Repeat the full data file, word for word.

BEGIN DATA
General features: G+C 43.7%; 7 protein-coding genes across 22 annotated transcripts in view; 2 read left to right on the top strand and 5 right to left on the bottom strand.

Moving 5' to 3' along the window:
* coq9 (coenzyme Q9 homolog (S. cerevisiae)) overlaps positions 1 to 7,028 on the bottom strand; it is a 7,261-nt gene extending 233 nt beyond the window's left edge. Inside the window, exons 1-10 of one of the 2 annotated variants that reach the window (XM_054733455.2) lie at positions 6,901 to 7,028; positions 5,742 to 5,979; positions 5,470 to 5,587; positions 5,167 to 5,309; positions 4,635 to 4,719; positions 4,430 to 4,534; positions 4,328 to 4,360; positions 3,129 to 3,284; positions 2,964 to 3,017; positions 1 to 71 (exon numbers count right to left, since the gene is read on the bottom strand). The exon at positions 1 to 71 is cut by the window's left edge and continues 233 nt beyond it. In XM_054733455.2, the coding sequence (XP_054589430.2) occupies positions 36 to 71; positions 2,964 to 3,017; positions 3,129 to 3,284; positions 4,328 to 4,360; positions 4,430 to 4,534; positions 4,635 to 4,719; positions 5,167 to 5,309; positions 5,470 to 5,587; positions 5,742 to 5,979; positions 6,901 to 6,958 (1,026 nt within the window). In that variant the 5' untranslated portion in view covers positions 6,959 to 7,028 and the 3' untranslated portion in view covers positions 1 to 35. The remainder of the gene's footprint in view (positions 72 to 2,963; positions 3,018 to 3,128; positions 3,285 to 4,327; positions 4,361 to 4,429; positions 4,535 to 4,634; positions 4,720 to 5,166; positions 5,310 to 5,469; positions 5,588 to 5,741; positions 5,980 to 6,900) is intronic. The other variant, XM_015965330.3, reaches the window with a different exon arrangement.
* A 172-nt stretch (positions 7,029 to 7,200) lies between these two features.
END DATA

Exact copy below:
General features: G+C 43.7%; 7 protein-coding genes across 22 annotated transcripts in view; 2 read left to right on the top strand and 5 right to left on the bottom strand.

Moving 5' to 3' along the window:
* coq9 (coenzyme Q9 homolog (S. cerevisiae)) overlaps positions 1 to 7,028 on the bottom strand; it is a 7,261-nt gene extending 233 nt beyond the window's left edge. Inside the window, exons 1-10 of one of the 2 annotated variants that reach the window (XM_054733455.2) lie at positions 6,901 to 7,028; positions 5,742 to 5,979; positions 5,470 to 5,587; positions 5,167 to 5,309; positions 4,635 to 4,719; positions 4,430 to 4,534; positions 4,328 to 4,360; positions 3,129 to 3,284; positions 2,964 to 3,017; positions 1 to 71 (exon numbers count right to left, since the gene is read on the bottom strand). The exon at positions 1 to 71 is cut by the window's left edge and continues 233 nt beyond it. In XM_054733455.2, the coding sequence (XP_054589430.2) occupies positions 36 to 71; positions 2,964 to 3,017; positions 3,129 to 3,284; positions 4,328 to 4,360; positions 4,430 to 4,534; positions 4,635 to 4,719; positions 5,167 to 5,309; positions 5,470 to 5,587; positions 5,742 to 5,979; positions 6,901 to 6,958 (1,026 nt within the window). In that variant the 5' untranslated portion in view covers positions 6,959 to 7,028 and the 3' untranslated portion in view covers positions 1 to 35. The remainder of the gene's footprint in view (positions 72 to 2,963; positions 3,018 to 3,128; positions 3,285 to 4,327; positions 4,361 to 4,429; positions 4,535 to 4,634; positions 4,720 to 5,166; positions 5,310 to 5,469; positions 5,588 to 5,741; positions 5,980 to 6,900) is intronic. The other variant, XM_015965330.3, reaches the window with a different exon arrangement.
* A 172-nt stretch (positions 7,029 to 7,200) lies between these two features.